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- Natural areas
- Contact information
- For information on State Natural Areas, contact:
- Thomas Meyer
Natural areas conservation biologist
Wisconsin State Natural Areas Program Pat Shay Lake (No. 446)
Located within the Chequamegon-Nicolet National Forest. Forest, Oneida, and Vilas Counties. T39N-R11, Section 1. T39N-R12E Sections 5, 6. T40N-R12E Section 29, 30, 31. T40N-R11E Section 36. 736 acres.
Pat Shay Lake features a high quality wild lake surrounded by excellent old growth hemlock hardwood forests, rare on the National Forest on this LTA. Hemlock is regenerating well in canopy gaps and around the stand margins. Immediately north and south of the lake are forests dominated by hemlock with a minor component of sugar maple and yellow birch. Northwest of Pat Shay Lake, sugar maple becomes co-dominant with hemlock. Trees up to 24 inches in diameter are present for both species. The best stands have good old growth characteristics including den trees, large snags, and downed coarse woody debris throughout. The herb layer is dominated by Dryopteris fern species and lycopods. Topography of the uplands is generally rolling with steep slopes bordering the wetlands. In the western half of the complex, a good quality bog pond community and a good quality sedge meadow are divided by a representative early successional stage forest community. Scattered super-canopy white pine are present. The site contains no improved roads, only skidder trails, ski trails, and an access trail to Pat Shay Lake. Rare and uncommon birds include gray jay, black-throated blue warbler, and Nashville warbler. Other notable species are lance-leaved grape fern, least moonwort, checkered rattlesnake plantain, and Mink Frog. Pat Shay Lake is owned by the US Forest Service and was designated a State Natural Area in 2007.
The site is located approximately 13 miles Southeast of Eagle River. Go south on FR 2178 3 miles, then east on FR 2179 1 mile. An unimproved dirt road provides access to the Southeast corner of Pat Shay Lake for canoe access. Ski trails enter north end of complex providing access from FR 2181.
Pat Shay Lake is owned by:
- US Forest Service
The DNR's state natural areas program is comprised of lands owned by the state, private conservation organizations, municipalities, other governmental agencies, educational institutions and private individuals. While the majority of SNAs are open to the public, access may vary according to individual ownership policies. Public use restrictions may apply due to public safety, or to protect endangered or threatened species or unique natural features. Lands may be temporarily closed due to specific management activities. Users are encouraged to contact the landowner for more specific details.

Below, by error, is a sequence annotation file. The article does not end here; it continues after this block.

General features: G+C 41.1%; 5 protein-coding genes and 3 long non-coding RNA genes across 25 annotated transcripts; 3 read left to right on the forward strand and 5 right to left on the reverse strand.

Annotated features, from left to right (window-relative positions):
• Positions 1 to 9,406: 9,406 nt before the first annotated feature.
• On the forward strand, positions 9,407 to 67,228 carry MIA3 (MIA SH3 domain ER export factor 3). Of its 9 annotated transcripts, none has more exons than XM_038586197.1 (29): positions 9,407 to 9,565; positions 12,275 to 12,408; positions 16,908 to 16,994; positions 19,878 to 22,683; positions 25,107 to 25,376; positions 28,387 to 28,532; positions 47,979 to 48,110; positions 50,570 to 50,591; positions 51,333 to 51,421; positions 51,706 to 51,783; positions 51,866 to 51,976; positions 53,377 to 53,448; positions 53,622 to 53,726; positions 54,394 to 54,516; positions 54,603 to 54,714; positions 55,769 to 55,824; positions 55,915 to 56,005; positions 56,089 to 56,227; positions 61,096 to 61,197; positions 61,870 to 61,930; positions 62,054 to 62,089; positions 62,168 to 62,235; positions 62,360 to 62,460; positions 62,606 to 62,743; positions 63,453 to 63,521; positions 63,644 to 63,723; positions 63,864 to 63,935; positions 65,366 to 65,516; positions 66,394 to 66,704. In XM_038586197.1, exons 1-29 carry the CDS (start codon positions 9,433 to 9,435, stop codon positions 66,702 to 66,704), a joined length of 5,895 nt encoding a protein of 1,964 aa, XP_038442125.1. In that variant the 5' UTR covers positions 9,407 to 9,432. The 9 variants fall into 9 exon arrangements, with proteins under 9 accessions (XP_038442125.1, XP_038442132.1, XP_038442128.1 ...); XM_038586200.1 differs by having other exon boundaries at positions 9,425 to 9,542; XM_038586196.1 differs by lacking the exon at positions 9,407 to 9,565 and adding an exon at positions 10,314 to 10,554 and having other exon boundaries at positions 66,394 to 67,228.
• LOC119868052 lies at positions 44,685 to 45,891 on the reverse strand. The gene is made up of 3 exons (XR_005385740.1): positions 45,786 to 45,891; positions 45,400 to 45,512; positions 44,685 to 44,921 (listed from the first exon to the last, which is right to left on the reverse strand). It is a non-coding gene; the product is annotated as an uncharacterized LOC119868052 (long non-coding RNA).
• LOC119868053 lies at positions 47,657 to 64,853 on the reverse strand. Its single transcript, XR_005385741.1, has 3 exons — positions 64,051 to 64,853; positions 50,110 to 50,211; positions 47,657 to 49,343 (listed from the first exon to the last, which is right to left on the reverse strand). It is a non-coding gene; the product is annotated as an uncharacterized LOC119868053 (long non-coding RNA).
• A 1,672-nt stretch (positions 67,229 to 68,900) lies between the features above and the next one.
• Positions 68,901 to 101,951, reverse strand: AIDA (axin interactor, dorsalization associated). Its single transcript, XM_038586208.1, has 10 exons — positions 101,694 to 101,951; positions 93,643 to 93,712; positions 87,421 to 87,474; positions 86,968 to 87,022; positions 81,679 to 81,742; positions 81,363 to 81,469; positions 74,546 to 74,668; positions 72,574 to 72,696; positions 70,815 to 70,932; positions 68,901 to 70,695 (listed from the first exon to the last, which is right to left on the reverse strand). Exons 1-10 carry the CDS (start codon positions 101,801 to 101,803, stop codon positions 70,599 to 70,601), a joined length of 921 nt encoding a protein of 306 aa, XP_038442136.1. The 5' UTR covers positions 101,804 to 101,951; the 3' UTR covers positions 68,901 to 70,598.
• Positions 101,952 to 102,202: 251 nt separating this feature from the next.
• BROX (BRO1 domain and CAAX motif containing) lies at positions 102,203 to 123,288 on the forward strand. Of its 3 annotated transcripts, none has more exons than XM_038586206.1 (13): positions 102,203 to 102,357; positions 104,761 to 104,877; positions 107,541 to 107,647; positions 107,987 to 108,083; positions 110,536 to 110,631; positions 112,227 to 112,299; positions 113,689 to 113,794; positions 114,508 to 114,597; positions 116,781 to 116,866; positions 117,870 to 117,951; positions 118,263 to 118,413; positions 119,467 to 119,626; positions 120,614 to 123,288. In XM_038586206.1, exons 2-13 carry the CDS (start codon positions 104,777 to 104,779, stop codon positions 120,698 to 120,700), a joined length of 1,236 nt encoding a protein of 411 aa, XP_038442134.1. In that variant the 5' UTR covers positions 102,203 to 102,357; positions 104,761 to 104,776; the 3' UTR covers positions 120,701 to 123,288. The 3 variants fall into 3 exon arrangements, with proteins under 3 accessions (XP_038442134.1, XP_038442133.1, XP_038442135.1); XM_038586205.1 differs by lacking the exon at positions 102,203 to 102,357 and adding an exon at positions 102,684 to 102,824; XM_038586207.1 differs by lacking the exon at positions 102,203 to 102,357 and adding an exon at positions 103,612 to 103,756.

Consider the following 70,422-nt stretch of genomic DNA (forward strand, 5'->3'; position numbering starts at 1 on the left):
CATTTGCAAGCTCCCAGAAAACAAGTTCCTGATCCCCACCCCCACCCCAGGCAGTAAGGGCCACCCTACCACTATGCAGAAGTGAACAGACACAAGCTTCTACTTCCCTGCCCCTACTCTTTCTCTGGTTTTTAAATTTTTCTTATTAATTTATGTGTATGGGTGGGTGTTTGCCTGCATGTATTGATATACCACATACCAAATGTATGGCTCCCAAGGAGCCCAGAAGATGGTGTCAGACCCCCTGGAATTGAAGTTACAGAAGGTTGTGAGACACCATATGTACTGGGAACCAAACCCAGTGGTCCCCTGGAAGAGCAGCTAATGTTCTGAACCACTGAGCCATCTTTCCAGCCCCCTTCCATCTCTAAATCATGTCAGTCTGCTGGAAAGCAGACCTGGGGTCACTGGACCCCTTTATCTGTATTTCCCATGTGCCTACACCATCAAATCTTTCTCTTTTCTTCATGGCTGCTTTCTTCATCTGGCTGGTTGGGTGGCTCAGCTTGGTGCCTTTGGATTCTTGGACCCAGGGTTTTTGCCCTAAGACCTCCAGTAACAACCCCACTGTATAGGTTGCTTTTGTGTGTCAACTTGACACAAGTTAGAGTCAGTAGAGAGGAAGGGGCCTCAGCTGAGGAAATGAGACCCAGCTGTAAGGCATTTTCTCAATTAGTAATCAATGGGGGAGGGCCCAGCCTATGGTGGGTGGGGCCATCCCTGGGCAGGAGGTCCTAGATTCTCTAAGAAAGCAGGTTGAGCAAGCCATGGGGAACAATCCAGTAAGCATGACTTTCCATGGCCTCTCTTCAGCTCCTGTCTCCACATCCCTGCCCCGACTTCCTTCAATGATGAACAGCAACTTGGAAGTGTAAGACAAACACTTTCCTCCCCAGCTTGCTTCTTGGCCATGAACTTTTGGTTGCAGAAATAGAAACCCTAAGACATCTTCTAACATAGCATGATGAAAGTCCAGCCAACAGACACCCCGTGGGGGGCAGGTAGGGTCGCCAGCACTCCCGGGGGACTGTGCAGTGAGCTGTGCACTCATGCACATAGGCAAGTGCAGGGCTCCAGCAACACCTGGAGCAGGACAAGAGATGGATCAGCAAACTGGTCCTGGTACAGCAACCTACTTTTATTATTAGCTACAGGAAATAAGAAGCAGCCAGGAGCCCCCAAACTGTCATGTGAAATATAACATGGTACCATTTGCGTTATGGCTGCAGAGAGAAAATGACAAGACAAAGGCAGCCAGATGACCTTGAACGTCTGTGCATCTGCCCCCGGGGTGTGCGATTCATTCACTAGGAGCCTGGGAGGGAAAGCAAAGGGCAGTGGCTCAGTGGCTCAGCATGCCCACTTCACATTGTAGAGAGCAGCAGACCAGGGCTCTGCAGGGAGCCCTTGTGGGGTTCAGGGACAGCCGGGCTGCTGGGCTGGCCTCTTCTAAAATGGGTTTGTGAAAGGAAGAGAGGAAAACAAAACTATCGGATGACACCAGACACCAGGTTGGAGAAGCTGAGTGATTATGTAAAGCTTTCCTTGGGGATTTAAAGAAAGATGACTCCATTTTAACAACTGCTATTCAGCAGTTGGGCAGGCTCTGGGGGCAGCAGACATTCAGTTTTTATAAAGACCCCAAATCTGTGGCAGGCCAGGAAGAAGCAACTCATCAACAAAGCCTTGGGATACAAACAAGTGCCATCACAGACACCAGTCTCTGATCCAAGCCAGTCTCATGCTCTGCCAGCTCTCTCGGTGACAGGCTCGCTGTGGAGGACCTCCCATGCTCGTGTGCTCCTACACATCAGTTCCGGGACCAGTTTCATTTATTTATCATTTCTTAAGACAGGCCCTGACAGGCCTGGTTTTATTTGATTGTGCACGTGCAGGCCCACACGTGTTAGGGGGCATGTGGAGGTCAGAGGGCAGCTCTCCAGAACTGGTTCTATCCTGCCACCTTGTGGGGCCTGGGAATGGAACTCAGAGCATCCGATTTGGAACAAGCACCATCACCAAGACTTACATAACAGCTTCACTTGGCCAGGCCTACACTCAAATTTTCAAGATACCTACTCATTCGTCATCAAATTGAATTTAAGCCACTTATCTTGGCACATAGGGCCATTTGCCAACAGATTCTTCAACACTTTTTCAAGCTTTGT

The data shown on these maps have been obtained from various sources, and are of varying age, reliability, and resolution. The data may contain errors or omissions and should not be interpreted as a legal representation of legal ownership boundaries.
Very few State Natural Areas have public facilities, but nearly all are open for a variety of recreational activities as indicated below. Generally, there are no picnic areas, restrooms, or other developments. Parking lots or designated parking areas are noted on individual SNA pages and maps. Trails, if present, are typically undesignated footpaths. If a developed trail is present, it will normally be noted on the SNA map and/or under the "Access" tab. A compass and topographic map or a GPS unit are useful tools for exploring larger, isolated SNAs.
Hunting and trapping
This is a non-DNR owned SNA: Opportunities for hunting and trapping depend on the land owner. Please contact them directly to find out about their rules for hunting and trapping. You can find a link to other owner websites under the "Resource links" heading above. More details regarding allowable uses of this non-DNR owned SNA may be posted, if available, under the "Access" tab above.
- Horseback riding
- Rock climbing
- Vehicles, including bicycles, ATVs, aircraft, and snowmobiles except on trails and roadways designated for their use
- Collecting of animals, non-edible fungi, rocks, minerals, fossils, archaeological artifacts, soil, downed wood, or any other natural material, alive or dead. Collecting for scientific research requires a permit issued by the DNR
- Collecting of plants including seeds, roots or other non-edible parts of herbaceous plants such as wildflowers or grasses
- Camping and campfires
For rules governing state-owned SNAs and other state lands, please consult Chapter NR 45 Wis. Admin. Code [exit DNR]